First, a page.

3 reasons comprehensive exams matter for diabetes
Many eye problems show no symptoms until they are in an advanced stage.
More than 8 percent of the American population has diabetes. For this large group of at-risk patients, regular dilated eye exams are critical to prevent vision loss.
Because of the damage the disease can do to the retina and other parts of the eye, optometrists should stress the need for regular eye care with these patients. Below are three reasons why.
1. Their risk is higher
People with diabetes have a significantly higher risk for developing eye diseases.
Patients with diabetes are 40 percent more likely to suffer from glaucoma than people without diabetes. They're 60 percent more likely to develop cataracts, and they tend to get them at a younger age and with faster disease progression. And diabetic retinopathy is one of the most serious sight-threatening complications of diabetes.
2. Symptoms may be invisible
According to the AOA's 2013 American Eye-Q® consumer survey, only 32 percent of respondents are aware that diabetic eye disease often has no visual signs or symptoms. That is all the more reason to stress the need for regular exams, said Tina MacDonald, O.D., a Certified Diabetes Educator and a member of the AOA's Health Promotions Committee.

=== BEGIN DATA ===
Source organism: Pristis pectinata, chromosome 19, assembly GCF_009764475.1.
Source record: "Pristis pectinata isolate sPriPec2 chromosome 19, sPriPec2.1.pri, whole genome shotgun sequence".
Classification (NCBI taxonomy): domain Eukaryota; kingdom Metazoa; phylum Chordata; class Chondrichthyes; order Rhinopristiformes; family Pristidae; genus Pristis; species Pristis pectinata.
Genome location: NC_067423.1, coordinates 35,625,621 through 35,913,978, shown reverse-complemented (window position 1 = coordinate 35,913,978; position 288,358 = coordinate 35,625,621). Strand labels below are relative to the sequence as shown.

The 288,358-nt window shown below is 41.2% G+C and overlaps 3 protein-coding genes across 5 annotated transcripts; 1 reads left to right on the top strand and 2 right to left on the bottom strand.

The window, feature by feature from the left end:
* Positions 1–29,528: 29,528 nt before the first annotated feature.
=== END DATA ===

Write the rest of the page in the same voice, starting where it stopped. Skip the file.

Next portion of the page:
"Many eye problems show no symptoms until they are in an advanced stage, and that is why we recommend that people with diabetes in particular have an eye examination by a doctor of optometry at least once a year," Dr. MacDonald said.
3. Early detection matters
Comprehensive exams can help detect disease early—and thereby limit the damage diabetes does to the eyes.
"When the eyes are dilated, an eye doctor is able to examine the retina for signs of diabetic eye disease and prescribe a course of treatment to help preserve an individual's sight," Dr. MacDonald said.
In addition to the recommendation for regular exams, optometrists should encourage high-risk patients to contact them if any of the following symptoms are present:
- Sudden blurred or double vision
- Trouble reading or focusing on near-work
- Eye pain or pressure
- A noticeable aura or dark ring around lights or illuminated objects
- Visible dark spots in vision or images of flashing lights